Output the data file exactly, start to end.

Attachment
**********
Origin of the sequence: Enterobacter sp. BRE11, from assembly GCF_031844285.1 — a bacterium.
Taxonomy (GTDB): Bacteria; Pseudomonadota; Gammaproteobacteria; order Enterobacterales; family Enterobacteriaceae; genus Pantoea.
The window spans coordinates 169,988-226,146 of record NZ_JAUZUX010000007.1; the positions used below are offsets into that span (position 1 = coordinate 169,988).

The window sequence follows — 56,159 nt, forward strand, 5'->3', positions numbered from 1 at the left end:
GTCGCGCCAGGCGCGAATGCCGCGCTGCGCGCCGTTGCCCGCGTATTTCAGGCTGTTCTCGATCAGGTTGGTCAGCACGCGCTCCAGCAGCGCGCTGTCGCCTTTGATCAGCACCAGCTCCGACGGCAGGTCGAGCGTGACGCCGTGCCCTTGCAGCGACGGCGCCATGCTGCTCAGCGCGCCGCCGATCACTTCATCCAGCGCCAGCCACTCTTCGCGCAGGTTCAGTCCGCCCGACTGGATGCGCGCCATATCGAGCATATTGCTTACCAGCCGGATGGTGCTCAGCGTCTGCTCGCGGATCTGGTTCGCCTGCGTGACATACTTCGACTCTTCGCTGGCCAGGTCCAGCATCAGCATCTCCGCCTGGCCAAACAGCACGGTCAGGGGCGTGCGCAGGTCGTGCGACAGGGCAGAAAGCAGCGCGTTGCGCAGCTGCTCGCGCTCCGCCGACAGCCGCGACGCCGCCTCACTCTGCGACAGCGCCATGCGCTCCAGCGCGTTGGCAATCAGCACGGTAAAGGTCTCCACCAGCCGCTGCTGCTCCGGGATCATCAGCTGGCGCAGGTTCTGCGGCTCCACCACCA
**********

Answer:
Origin of the sequence: Enterobacter sp. BRE11, from assembly GCF_031844285.1 — a bacterium.
Taxonomy (GTDB): Bacteria; Pseudomonadota; Gammaproteobacteria; order Enterobacterales; family Enterobacteriaceae; genus Pantoea.
The window spans coordinates 169,988-226,146 of record NZ_JAUZUX010000007.1; the positions used below are offsets into that span (position 1 = coordinate 169,988).

The window sequence follows — 56,159 nt, forward strand, 5'->3', positions numbered from 1 at the left end:
GTCGCGCCAGGCGCGAATGCCGCGCTGCGCGCCGTTGCCCGCGTATTTCAGGCTGTTCTCGATCAGGTTGGTCAGCACGCGCTCCAGCAGCGCGCTGTCGCCTTTGATCAGCACCAGCTCCGACGGCAGGTCGAGCGTGACGCCGTGCCCTTGCAGCGACGGCGCCATGCTGCTCAGCGCGCCGCCGATCACTTCATCCAGCGCCAGCCACTCTTCGCGCAGGTTCAGTCCGCCCGACTGGATGCGCGCCATATCGAGCATATTGCTTACCAGCCGGATGGTGCTCAGCGTCTGCTCGCGGATCTGGTTCGCCTGCGTGACATACTTCGACTCTTCGCTGGCCAGGTCCAGCATCAGCATCTCCGCCTGGCCAAACAGCACGGTCAGGGGCGTGCGCAGGTCGTGCGACAGGGCAGAAAGCAGCGCGTTGCGCAGCTGCTCGCGCTCCGCCGACAGCCGCGACGCCGCCTCACTCTGCGACAGCGCCATGCGCTCCAGCGCGTTGGCAATCAGCACGGTAAAGGTCTCCACCAGCCGCTGCTGCTCCGGGATCATCAGCTGGCGCAGGTTCTGCGGCTCCACCACCA